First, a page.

After compiling data and anecdotes, the Wisconsin Economic Development Corporation released Wisconsin Tomorrow in collaboration with state agencies to outline the diverse, significant impacts of COVID-19 on Wisconsin’s communities and economy.
Included in the report is a plan to establish opportunities for providing support to major industries, according to Wisconsin Department of Agriculture Secretary-Designee Randy Romanski.
“DATCP was really proud to contribute to this report,” Romanski said. “The three major goals were reskill and up-skill workers to get them back to work, offer accessible, affordable, and quality broadband throughout Wisconsin, and number three support innovation to help pivot plan adapt or change operations as we all work to respond and recover from COVID-19.”
Romanski pointed to the fact that Gov. Tony Evers’ budget provided $48 million in broadband expansion grants, which have become vital as more people than ever are working from home and attending school from home.
“For our agency, we remember and promote on a regular basis that agriculture is part of the foundation of our state, a cornerstone of the economy and essential to our well-being,” Romanski said. “It has a $104.8 billion economic impact in the state. About one in nine jobs in Wisconsin is related to agriculture. That connection to accessible and quality broadband services is vitally important.”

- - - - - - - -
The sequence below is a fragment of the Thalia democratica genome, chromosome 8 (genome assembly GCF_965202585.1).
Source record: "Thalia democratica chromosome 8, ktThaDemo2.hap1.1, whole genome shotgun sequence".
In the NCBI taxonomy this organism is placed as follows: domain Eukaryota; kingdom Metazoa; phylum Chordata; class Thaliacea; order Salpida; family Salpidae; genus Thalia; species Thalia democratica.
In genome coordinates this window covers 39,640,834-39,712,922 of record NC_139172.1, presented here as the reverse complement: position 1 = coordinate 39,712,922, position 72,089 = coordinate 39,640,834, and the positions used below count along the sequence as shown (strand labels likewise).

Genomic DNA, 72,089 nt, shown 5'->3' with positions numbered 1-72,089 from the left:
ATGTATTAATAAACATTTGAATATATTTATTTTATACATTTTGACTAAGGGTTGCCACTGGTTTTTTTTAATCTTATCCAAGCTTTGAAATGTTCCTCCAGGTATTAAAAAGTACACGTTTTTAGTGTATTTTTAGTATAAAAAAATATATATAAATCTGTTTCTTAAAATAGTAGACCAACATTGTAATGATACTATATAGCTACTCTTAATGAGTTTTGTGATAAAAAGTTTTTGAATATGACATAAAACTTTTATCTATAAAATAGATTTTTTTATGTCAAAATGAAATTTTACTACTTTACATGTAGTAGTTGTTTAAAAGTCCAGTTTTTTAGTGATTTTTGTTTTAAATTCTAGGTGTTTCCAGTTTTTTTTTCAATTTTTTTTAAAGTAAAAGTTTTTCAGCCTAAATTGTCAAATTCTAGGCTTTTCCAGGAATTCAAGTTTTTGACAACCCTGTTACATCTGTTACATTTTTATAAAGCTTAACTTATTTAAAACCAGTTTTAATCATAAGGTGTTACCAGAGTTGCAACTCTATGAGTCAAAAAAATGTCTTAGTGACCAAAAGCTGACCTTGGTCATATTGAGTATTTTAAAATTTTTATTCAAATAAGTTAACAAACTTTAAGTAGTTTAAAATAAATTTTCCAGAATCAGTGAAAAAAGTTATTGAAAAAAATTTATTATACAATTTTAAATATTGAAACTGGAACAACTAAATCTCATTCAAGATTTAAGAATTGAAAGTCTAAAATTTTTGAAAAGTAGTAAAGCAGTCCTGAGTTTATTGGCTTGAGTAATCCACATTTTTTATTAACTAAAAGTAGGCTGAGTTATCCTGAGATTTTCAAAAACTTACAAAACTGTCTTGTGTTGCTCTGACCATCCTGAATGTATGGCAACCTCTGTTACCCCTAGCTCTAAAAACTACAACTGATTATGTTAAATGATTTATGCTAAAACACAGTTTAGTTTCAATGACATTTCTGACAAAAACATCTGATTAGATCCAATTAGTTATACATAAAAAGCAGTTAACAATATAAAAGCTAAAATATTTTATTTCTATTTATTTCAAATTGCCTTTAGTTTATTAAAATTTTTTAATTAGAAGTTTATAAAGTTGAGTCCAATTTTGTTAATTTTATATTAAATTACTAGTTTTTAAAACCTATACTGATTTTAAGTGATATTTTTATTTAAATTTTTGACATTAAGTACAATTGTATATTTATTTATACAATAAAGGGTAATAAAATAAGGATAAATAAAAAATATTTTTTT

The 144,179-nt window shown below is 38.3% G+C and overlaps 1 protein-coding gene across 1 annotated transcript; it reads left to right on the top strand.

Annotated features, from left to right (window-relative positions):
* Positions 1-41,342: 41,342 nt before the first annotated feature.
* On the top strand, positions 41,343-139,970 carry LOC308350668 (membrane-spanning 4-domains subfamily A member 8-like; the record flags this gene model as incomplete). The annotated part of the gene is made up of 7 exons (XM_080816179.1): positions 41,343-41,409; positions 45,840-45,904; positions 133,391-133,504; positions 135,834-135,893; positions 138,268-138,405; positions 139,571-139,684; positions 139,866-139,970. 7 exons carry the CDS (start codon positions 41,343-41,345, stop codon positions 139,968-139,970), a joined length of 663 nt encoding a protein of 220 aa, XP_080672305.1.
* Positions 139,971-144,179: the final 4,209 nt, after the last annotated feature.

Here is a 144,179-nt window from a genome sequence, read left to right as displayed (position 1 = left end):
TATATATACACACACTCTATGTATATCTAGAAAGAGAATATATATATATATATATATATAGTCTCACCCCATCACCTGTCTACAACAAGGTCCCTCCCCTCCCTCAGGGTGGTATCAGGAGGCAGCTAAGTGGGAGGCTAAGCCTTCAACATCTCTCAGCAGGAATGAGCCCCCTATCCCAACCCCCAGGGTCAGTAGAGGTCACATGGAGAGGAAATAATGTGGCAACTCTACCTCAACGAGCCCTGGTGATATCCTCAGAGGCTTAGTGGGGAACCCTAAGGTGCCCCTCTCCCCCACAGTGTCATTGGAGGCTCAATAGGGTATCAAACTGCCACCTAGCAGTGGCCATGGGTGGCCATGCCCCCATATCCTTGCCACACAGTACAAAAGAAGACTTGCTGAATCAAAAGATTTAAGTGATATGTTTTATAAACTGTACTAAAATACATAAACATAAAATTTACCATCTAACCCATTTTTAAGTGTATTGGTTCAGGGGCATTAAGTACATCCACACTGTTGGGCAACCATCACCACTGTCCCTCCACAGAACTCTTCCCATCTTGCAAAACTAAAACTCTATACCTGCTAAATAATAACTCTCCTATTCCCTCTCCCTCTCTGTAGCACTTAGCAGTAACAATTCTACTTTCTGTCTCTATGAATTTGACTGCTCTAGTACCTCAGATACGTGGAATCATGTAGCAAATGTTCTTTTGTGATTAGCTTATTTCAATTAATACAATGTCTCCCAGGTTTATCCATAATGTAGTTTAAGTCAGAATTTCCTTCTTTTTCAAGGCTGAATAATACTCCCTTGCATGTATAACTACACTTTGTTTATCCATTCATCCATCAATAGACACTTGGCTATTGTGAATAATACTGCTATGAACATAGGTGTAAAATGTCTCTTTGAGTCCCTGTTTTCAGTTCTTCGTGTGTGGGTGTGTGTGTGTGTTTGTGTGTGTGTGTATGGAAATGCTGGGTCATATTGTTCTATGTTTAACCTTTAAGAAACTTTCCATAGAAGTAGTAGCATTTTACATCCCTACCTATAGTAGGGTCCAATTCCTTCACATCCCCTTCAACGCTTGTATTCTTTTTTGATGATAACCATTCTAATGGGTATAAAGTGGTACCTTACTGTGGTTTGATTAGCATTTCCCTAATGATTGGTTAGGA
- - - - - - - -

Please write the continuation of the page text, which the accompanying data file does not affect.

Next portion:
Some of the key agriculture recommendations included investment and innovation would be critical to expanding processing availability for farmers and ensuring food safety and accessibility across the supply chain, according to Romanski.
The Wisconsin Tomorrow report outlined losses reported by agricultural organizations in a letter to Evers in mid-April. Dairy and milk lost $66 million, pork lost $44.4 million, beef up to $200 million, potatoes $100 million, cranberries $31 million, soybeans up to $100 million, and corn $144 million.
“Nobody could have foreseen the impact that COVID-19 was going to have on our state’s economy,” Romanski said. “The dramatic supply chain disruptions that the agriculture industry faced were dramatic. We heard from the group’s early and often that this was going to be a substantial impact. You’re talking about hundreds of millions of dollars.”
He said an important lesson learned was to work together with the industry on a state and federal level as well as consumers to effectively respond. Romanski was optimistic for the start of the United States-Mexico-Canada trade agreement (USMCA) that went into effect July 1 and the role it can play for Wisconsin agriculture and COVID-19 recovery.